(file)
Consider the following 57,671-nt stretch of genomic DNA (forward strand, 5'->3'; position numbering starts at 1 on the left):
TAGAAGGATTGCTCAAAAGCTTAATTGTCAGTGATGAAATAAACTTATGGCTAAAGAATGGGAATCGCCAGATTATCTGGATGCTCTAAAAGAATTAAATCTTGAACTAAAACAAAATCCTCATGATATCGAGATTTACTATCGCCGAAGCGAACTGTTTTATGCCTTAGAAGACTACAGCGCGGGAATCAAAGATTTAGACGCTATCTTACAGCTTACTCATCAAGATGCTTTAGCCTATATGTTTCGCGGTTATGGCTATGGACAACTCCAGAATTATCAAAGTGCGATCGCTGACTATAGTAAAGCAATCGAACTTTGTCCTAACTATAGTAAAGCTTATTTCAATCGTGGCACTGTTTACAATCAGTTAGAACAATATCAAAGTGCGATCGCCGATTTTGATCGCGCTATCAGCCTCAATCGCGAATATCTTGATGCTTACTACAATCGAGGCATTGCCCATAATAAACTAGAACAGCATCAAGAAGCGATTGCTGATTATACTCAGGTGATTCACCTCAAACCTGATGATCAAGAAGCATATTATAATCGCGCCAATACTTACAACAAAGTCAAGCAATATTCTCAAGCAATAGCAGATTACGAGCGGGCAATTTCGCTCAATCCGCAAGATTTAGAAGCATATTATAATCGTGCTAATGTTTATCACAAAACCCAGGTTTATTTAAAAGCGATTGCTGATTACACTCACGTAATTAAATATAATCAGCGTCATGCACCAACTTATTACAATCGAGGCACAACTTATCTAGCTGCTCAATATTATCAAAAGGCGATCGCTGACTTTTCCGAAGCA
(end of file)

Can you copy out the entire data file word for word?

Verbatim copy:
Consider the following 57,671-nt stretch of genomic DNA (forward strand, 5'->3'; position numbering starts at 1 on the left):
TAGAAGGATTGCTCAAAAGCTTAATTGTCAGTGATGAAATAAACTTATGGCTAAAGAATGGGAATCGCCAGATTATCTGGATGCTCTAAAAGAATTAAATCTTGAACTAAAACAAAATCCTCATGATATCGAGATTTACTATCGCCGAAGCGAACTGTTTTATGCCTTAGAAGACTACAGCGCGGGAATCAAAGATTTAGACGCTATCTTACAGCTTACTCATCAAGATGCTTTAGCCTATATGTTTCGCGGTTATGGCTATGGACAACTCCAGAATTATCAAAGTGCGATCGCTGACTATAGTAAAGCAATCGAACTTTGTCCTAACTATAGTAAAGCTTATTTCAATCGTGGCACTGTTTACAATCAGTTAGAACAATATCAAAGTGCGATCGCCGATTTTGATCGCGCTATCAGCCTCAATCGCGAATATCTTGATGCTTACTACAATCGAGGCATTGCCCATAATAAACTAGAACAGCATCAAGAAGCGATTGCTGATTATACTCAGGTGATTCACCTCAAACCTGATGATCAAGAAGCATATTATAATCGCGCCAATACTTACAACAAAGTCAAGCAATATTCTCAAGCAATAGCAGATTACGAGCGGGCAATTTCGCTCAATCCGCAAGATTTAGAAGCATATTATAATCGTGCTAATGTTTATCACAAAACCCAGGTTTATTTAAAAGCGATTGCTGATTACACTCACGTAATTAAATATAATCAGCGTCATGCACCAACTTATTACAATCGAGGCACAACTTATCTAGCTGCTCAATATTATCAAAAGGCGATCGCTGACTTTTCCGAAGCA